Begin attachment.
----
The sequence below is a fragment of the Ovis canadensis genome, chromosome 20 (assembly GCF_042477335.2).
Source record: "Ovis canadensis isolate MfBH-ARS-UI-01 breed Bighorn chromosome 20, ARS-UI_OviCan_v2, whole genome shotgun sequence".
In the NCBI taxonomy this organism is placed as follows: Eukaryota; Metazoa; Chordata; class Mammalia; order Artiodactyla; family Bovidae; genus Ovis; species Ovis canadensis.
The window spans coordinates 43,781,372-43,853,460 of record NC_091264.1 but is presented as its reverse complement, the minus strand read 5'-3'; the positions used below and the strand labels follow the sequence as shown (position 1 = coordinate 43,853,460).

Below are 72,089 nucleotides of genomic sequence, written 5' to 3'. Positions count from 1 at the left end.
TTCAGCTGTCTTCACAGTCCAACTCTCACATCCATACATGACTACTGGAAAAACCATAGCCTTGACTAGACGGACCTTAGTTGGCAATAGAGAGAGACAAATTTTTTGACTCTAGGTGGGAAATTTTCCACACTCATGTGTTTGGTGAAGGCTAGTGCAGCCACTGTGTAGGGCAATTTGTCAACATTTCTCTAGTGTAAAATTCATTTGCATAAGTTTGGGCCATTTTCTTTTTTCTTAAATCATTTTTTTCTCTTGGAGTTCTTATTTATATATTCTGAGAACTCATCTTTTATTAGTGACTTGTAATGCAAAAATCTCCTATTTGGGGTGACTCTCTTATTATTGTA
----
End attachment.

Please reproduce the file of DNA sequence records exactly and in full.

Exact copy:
The sequence below is a fragment of the Ovis canadensis genome, chromosome 20 (assembly GCF_042477335.2).
Source record: "Ovis canadensis isolate MfBH-ARS-UI-01 breed Bighorn chromosome 20, ARS-UI_OviCan_v2, whole genome shotgun sequence".
In the NCBI taxonomy this organism is placed as follows: Eukaryota; Metazoa; Chordata; class Mammalia; order Artiodactyla; family Bovidae; genus Ovis; species Ovis canadensis.
The window spans coordinates 43,781,372-43,853,460 of record NC_091264.1 but is presented as its reverse complement, the minus strand read 5'-3'; the positions used below and the strand labels follow the sequence as shown (position 1 = coordinate 43,853,460).

Below are 72,089 nucleotides of genomic sequence, written 5' to 3'. Positions count from 1 at the left end.
TTCAGCTGTCTTCACAGTCCAACTCTCACATCCATACATGACTACTGGAAAAACCATAGCCTTGACTAGACGGACCTTAGTTGGCAATAGAGAGAGACAAATTTTTTGACTCTAGGTGGGAAATTTTCCACACTCATGTGTTTGGTGAAGGCTAGTGCAGCCACTGTGTAGGGCAATTTGTCAACATTTCTCTAGTGTAAAATTCATTTGCATAAGTTTGGGCCATTTTCTTTTTTCTTAAATCATTTTTTTCTCTTGGAGTTCTTATTTATATATTCTGAGAACTCATCTTTTATTAGTGACTTGTAATGCAAAAATCTCCTATTTGGGGTGACTCTCTTATTATTGTA